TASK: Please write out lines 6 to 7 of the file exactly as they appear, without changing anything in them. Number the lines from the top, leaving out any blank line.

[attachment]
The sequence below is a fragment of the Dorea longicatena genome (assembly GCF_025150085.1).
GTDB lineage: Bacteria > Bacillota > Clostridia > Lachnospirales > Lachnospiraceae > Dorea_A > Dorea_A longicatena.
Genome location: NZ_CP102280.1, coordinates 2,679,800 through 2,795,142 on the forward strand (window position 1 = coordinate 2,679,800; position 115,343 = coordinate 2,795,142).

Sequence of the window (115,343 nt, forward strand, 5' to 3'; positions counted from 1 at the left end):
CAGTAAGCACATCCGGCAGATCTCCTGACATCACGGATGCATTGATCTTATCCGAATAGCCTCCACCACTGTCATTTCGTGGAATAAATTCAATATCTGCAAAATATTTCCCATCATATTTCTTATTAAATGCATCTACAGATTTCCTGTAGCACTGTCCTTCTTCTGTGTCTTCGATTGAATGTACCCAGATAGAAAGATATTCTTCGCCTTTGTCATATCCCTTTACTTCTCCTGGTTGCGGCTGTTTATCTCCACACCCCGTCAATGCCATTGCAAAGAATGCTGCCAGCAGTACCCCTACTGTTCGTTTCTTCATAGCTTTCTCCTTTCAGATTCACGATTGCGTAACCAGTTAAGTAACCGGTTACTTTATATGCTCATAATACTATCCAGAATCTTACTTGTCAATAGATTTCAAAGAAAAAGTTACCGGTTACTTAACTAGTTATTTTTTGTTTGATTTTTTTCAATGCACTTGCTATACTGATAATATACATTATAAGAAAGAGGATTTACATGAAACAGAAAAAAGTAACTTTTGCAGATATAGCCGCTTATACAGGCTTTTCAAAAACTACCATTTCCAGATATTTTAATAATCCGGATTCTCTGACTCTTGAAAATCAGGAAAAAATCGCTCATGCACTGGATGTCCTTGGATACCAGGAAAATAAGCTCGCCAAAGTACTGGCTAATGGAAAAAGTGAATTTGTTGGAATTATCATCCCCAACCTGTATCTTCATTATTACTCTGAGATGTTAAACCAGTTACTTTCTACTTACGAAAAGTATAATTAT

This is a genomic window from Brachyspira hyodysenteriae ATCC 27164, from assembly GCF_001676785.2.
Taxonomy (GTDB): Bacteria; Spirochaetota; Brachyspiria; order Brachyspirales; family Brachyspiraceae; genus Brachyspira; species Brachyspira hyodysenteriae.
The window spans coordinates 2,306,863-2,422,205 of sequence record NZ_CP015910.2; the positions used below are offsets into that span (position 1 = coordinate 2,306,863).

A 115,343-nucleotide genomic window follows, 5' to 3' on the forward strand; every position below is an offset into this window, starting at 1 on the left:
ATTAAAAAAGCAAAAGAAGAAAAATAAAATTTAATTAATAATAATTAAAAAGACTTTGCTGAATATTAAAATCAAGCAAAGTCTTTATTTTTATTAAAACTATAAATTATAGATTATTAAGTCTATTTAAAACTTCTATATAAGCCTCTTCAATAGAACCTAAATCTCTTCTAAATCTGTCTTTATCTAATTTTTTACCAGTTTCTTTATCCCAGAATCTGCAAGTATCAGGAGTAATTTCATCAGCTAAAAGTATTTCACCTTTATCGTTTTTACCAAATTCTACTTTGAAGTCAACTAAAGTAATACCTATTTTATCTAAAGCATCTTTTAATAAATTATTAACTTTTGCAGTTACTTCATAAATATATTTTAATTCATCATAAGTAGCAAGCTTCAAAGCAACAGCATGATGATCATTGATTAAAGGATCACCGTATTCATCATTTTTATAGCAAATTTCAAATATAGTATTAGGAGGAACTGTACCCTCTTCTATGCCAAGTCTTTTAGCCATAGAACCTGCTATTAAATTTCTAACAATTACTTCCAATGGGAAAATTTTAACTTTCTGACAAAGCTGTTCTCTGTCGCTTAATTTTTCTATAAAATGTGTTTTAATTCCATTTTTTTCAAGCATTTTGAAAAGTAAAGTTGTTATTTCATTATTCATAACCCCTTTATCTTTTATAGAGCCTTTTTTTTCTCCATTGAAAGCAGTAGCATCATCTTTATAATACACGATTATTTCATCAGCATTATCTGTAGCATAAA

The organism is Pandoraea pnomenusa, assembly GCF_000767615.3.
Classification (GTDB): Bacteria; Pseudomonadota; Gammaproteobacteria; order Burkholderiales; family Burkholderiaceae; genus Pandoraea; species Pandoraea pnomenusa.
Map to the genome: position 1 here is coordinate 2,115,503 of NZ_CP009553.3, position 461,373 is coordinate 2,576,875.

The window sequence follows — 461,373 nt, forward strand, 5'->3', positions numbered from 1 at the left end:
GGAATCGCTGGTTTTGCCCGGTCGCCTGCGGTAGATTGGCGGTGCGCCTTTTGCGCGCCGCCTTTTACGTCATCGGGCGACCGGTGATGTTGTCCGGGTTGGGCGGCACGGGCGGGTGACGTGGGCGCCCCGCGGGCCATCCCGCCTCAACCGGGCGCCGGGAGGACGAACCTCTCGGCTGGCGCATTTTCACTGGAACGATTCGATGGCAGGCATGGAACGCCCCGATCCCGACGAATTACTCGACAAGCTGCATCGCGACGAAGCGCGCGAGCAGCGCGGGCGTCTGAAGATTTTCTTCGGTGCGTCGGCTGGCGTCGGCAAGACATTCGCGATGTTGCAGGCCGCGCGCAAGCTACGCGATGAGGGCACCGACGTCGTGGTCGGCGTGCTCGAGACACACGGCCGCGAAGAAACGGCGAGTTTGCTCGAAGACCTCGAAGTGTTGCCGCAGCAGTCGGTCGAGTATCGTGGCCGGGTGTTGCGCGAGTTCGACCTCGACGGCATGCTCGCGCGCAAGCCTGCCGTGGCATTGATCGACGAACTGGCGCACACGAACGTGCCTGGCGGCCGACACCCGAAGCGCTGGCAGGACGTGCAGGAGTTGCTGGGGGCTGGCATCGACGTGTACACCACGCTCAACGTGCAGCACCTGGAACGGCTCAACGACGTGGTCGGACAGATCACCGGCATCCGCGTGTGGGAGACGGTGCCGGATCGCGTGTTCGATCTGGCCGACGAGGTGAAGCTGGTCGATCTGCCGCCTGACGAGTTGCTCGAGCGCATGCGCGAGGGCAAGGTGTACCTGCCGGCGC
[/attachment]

This is a genomic window from Brachyspira hyodysenteriae ATCC 27164, from assembly GCF_001676785.2.
Taxonomy (GTDB): Bacteria; Spirochaetota; Brachyspiria; order Brachyspirales; family Brachyspiraceae; genus Brachyspira; species Brachyspira hyodysenteriae.